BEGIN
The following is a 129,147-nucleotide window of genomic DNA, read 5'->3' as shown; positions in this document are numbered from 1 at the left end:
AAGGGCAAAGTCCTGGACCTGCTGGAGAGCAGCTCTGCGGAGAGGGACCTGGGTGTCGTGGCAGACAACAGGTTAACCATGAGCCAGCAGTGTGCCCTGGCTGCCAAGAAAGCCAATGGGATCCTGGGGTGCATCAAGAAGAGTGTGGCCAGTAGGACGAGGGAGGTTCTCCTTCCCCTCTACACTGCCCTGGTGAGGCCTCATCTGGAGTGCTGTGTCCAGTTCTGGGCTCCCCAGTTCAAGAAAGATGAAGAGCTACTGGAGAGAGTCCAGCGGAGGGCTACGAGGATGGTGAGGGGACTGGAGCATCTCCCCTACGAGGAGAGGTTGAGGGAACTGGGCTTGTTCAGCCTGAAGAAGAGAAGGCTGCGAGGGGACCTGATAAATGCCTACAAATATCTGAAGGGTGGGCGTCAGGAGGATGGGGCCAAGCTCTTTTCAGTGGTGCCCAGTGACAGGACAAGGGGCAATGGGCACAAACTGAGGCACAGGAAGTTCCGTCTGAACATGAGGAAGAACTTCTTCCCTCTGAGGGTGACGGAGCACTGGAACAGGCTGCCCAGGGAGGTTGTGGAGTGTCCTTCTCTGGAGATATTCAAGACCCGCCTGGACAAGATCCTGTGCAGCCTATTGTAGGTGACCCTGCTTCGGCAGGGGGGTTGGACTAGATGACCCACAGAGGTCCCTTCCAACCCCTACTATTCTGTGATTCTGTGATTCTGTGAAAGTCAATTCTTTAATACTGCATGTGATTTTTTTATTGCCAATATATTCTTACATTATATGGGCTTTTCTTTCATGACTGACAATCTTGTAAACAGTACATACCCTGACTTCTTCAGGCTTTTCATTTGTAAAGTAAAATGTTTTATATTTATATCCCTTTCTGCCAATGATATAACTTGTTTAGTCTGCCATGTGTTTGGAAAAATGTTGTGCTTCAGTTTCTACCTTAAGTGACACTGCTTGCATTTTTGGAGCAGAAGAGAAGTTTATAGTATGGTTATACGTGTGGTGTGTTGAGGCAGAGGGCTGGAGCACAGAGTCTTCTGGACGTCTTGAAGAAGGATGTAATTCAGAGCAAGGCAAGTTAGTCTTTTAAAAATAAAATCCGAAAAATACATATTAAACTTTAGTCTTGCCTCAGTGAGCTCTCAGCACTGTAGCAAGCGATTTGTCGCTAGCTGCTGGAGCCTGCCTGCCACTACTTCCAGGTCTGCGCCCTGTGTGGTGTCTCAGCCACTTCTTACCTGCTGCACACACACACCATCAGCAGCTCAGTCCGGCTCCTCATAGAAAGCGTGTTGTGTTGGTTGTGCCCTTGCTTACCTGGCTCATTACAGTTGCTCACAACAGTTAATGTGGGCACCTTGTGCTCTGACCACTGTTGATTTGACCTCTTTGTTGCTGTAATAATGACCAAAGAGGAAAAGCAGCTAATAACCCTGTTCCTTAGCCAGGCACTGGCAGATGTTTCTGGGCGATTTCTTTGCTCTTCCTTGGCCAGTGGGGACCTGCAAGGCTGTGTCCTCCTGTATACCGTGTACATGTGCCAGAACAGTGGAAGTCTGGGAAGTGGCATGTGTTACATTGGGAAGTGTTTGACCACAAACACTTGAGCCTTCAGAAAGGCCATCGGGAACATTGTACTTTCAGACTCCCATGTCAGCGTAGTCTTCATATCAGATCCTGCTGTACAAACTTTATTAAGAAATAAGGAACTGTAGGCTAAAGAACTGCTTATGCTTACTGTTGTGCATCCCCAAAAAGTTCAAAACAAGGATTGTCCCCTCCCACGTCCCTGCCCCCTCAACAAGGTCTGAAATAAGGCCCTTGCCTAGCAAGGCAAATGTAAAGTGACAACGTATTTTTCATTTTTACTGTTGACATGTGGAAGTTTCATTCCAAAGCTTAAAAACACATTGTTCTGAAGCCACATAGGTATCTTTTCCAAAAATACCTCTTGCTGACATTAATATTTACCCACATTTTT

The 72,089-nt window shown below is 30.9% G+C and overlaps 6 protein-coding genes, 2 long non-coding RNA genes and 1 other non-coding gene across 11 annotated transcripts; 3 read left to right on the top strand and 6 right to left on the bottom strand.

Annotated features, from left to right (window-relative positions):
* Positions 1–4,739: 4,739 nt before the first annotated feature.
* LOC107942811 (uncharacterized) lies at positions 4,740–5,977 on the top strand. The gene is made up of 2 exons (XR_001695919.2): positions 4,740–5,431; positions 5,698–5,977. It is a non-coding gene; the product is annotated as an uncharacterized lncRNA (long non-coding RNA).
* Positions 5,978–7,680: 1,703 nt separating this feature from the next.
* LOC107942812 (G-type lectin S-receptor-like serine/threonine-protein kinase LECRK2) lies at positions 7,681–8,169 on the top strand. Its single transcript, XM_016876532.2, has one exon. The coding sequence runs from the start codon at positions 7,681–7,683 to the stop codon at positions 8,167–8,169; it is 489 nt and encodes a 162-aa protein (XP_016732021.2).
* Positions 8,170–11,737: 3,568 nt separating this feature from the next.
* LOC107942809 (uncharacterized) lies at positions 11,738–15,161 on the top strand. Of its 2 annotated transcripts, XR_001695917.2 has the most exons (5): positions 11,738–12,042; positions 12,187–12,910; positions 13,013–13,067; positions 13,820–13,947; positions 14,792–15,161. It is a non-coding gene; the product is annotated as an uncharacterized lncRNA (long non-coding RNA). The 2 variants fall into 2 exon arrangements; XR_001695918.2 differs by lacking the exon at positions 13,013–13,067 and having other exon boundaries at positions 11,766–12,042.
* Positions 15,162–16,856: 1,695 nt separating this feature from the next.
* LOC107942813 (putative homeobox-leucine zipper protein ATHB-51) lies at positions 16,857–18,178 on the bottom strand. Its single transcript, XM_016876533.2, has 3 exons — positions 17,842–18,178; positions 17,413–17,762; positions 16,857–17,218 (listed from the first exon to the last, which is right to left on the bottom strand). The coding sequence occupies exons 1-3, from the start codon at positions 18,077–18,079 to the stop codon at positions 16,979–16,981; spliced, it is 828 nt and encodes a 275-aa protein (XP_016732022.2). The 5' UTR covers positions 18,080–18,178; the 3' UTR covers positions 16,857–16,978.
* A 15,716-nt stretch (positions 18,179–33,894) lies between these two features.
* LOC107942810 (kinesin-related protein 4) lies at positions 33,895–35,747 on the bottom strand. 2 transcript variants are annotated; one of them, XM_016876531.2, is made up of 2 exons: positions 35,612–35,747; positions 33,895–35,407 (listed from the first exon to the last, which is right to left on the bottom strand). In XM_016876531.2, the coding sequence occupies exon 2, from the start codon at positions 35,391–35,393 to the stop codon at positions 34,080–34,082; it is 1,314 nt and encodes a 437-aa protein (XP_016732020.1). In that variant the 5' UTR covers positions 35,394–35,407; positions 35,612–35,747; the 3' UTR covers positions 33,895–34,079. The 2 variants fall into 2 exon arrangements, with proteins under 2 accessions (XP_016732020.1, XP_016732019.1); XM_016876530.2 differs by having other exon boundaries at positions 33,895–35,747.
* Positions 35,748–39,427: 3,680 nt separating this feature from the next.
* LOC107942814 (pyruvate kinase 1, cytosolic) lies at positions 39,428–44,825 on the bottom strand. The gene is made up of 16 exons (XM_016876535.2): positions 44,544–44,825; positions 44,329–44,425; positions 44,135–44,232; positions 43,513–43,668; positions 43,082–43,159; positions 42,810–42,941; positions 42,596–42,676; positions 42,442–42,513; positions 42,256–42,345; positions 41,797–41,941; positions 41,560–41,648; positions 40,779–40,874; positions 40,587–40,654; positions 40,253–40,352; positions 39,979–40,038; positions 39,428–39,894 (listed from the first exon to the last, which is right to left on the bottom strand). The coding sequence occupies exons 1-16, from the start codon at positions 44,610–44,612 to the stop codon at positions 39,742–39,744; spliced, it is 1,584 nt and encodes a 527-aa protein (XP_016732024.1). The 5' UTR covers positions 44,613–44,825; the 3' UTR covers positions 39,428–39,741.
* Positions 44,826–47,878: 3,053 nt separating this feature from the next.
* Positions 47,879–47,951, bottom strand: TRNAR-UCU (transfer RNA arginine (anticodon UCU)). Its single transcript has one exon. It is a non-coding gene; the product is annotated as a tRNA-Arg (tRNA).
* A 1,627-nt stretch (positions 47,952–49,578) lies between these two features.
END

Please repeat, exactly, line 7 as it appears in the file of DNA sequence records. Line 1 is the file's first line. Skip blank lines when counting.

* Positions 5,978–7,680: 1,703 nt separating this feature from the next.